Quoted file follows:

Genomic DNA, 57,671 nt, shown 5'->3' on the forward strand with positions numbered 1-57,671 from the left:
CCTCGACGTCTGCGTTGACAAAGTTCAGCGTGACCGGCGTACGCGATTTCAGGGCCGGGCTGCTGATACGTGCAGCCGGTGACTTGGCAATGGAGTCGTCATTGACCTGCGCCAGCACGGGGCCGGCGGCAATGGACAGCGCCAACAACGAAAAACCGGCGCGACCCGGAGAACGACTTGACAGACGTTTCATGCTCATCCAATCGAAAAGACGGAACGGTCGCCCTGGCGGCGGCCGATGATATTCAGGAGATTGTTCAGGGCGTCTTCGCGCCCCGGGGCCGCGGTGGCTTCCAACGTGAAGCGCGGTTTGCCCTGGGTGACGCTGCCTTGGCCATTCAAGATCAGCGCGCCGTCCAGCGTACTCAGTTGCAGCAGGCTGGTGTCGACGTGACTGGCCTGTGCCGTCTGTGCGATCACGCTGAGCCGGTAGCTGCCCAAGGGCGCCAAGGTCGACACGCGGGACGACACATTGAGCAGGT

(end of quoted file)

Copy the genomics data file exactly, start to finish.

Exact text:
Genomic DNA, 57,671 nt, shown 5'->3' on the forward strand with positions numbered 1-57,671 from the left:
CCTCGACGTCTGCGTTGACAAAGTTCAGCGTGACCGGCGTACGCGATTTCAGGGCCGGGCTGCTGATACGTGCAGCCGGTGACTTGGCAATGGAGTCGTCATTGACCTGCGCCAGCACGGGGCCGGCGGCAATGGACAGCGCCAACAACGAAAAACCGGCGCGACCCGGAGAACGACTTGACAGACGTTTCATGCTCATCCAATCGAAAAGACGGAACGGTCGCCCTGGCGGCGGCCGATGATATTCAGGAGATTGTTCAGGGCGTCTTCGCGCCCCGGGGCCGCGGTGGCTTCCAACGTGAAGCGCGGTTTGCCCTGGGTGACGCTGCCTTGGCCATTCAAGATCAGCGCGCCGTCCAGCGTACTCAGTTGCAGCAGGCTGGTGTCGACGTGACTGGCCTGTGCCGTCTGTGCGATCACGCTGAGCCGGTAGCTGCCCAAGGGCGCCAAGGTCGACACGCGGGACGACACATTGAGCAGGT